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How To License Your Patented Invention


The independent inventor should consider licensing their 'patent rights' to an existing manufacturer and collect royalty fees.
Difficulty: Hard
Time Required: Variable

Here's How:

  1. If you have a patent or have applied for a patent (patent pending) you can attempt to license your invention. Technically, it is called licensing your patent rights, rather than licensing your invention. Non patented inventions can be licensed as well and the methods would be similar, however, extra steps would be taken that are not covered in this how to.
  2. Create a list of potential manufacturers who may be interested in your product. Aim for a list of at least 50 or more.
  3. Find manufacturers by looking in stores and magazines for similar products. Visit product related tradeshows. Your local library should have great reference material on manufacturers.
  4. Use "Online Manufacturer Databases" such as the Thomas Register to search for companies that make a product like yours. You can do an Internet search for manufacturers by using the keywords of your product.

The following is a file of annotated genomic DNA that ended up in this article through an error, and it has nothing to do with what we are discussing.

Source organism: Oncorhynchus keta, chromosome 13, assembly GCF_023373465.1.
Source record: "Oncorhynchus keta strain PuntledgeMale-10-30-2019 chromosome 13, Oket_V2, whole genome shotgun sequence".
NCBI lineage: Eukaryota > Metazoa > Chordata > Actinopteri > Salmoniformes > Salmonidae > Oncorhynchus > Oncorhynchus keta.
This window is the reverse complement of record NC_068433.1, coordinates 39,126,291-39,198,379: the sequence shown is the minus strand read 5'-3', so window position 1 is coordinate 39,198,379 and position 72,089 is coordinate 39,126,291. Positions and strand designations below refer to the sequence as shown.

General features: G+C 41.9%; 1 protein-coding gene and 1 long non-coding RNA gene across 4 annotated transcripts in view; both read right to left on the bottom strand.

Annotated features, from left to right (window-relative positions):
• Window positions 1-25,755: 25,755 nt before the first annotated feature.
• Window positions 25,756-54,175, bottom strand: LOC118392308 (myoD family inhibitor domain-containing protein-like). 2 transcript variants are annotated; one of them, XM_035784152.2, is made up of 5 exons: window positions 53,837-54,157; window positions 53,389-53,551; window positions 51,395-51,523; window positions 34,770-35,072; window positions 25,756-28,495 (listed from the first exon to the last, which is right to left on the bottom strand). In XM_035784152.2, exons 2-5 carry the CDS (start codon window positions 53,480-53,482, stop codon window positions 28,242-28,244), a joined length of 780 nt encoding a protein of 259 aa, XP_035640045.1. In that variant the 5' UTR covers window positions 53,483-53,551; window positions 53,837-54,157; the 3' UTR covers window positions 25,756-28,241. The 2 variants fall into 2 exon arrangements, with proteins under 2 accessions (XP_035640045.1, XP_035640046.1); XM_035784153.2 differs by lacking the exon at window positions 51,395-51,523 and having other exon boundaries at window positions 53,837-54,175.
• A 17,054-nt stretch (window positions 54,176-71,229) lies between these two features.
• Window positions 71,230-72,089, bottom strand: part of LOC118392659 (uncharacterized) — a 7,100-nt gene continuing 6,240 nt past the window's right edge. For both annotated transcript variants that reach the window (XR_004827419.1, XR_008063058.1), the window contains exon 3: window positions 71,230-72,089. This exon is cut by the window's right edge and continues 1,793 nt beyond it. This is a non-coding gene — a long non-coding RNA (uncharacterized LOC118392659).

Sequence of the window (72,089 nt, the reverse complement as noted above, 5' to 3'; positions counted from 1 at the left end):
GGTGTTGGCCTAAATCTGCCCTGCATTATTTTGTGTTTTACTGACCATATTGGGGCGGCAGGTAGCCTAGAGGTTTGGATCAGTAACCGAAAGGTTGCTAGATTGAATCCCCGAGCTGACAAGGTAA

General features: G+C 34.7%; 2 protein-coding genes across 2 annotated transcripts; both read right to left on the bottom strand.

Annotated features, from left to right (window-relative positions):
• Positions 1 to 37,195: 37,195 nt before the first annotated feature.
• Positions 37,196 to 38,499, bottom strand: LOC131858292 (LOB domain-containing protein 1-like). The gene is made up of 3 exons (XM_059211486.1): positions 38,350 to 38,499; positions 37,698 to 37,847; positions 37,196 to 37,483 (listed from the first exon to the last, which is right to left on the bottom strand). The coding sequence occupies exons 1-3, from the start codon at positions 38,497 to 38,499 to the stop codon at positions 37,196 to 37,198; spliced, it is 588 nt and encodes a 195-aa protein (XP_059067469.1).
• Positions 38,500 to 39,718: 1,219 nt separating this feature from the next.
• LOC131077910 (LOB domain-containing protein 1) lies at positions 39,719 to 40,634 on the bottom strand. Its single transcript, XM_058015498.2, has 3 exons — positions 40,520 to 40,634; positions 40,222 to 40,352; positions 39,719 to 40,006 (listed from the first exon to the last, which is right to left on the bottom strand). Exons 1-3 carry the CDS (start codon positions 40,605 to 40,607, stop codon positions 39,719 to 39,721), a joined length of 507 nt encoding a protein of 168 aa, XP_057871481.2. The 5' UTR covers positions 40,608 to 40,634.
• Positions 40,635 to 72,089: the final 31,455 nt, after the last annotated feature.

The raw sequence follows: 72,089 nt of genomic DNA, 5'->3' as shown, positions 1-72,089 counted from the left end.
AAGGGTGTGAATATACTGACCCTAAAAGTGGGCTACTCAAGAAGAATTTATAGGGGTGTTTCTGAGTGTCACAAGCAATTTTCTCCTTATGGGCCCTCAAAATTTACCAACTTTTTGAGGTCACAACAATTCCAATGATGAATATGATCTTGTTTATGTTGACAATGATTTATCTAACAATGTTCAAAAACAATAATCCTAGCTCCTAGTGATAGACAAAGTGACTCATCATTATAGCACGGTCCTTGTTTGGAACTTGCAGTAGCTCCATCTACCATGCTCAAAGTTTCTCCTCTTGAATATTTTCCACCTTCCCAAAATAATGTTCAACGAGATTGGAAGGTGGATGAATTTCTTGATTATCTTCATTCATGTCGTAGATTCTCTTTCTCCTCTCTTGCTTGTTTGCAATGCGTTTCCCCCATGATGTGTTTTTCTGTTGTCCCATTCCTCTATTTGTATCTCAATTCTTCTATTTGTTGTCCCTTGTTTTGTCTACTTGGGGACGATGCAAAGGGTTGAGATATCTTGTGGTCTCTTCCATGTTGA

5. Send a brief individually tailored and professional looking marketing letter to each company on your list. The letter will state that, you are willing to consider selling or licensing the patent rights to your invention.
  6. With your marketing letter, it is superior to include a professional looking brochure and a website address connected to your product.
  7. Wait one month, if a company has not replied you can then telephone them to see if they are interested in your product.
  8. Before discussing your invention in greater detail with a company, sign a non-disclosure agreement. You should consider having a lawyer draw one up for you.
  9. If you have the opportunity to negotiate for a licensing agreement, use an experienced lawyer. It is not advisable for you to negotiate the contract on your own.
  10. The license agreement will include provisions for upfront payments, royalty percentages and infringement issues.


  1. A short one page color brochure with photos, that describes your invention and it's benefits, should also be included with the marketing letter. A second choice would be to send a copy of your patent drawings.
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